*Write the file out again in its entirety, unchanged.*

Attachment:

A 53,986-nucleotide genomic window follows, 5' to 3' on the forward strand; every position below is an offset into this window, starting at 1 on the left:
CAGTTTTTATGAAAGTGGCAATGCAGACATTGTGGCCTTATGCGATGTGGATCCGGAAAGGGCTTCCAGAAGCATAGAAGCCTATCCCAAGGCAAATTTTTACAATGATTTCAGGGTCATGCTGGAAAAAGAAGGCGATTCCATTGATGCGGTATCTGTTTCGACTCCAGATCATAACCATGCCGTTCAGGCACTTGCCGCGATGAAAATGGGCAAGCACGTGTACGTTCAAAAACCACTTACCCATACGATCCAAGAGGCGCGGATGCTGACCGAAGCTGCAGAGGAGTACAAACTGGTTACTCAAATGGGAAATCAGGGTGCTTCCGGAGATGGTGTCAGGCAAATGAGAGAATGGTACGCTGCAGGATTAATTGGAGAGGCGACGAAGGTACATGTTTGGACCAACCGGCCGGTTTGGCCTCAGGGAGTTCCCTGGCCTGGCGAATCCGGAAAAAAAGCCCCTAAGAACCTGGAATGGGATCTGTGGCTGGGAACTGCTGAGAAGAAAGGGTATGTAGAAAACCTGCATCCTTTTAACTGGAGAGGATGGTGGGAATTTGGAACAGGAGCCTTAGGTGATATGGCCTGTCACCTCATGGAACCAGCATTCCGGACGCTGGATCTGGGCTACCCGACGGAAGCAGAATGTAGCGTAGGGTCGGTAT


A 53,986-nucleotide genomic window follows, 5' to 3' on the forward strand; every position below is an offset into this window, starting at 1 on the left:
CAGTTTTTATGAAAGTGGCAATGCAGACATTGTGGCCTTATGCGATGTGGATCCGGAAAGGGCTTCCAGAAGCATAGAAGCCTATCCCAAGGCAAATTTTTACAATGATTTCAGGGTCATGCTGGAAAAAGAAGGCGATTCCATTGATGCGGTATCTGTTTCGACTCCAGATCATAACCATGCCGTTCAGGCACTTGCCGCGATGAAAATGGGCAAGCACGTGTACGTTCAAAAACCACTTACCCATACGATCCAAGAGGCGCGGATGCTGACCGAAGCTGCAGAGGAGTACAAACTGGTTACTCAAATGGGAAATCAGGGTGCTTCCGGAGATGGTGTCAGGCAAATGAGAGAATGGTACGCTGCAGGATTAATTGGAGAGGCGACGAAGGTACATGTTTGGACCAACCGGCCGGTTTGGCCTCAGGGAGTTCCCTGGCCTGGCGAATCCGGAAAAAAAGCCCCTAAGAACCTGGAATGGGATCTGTGGCTGGGAACTGCTGAGAAGAAAGGGTATGTAGAAAACCTGCATCCTTTTAACTGGAGAGGATGGTGGGAATTTGGAACAGGAGCCTTAGGTGATATGGCCTGTCACCTCATGGAACCAGCATTCCGGACGCTGGATCTGGGCTACCCGACGGAAGCAGAATGTAGCGTAGGGTCGGTAT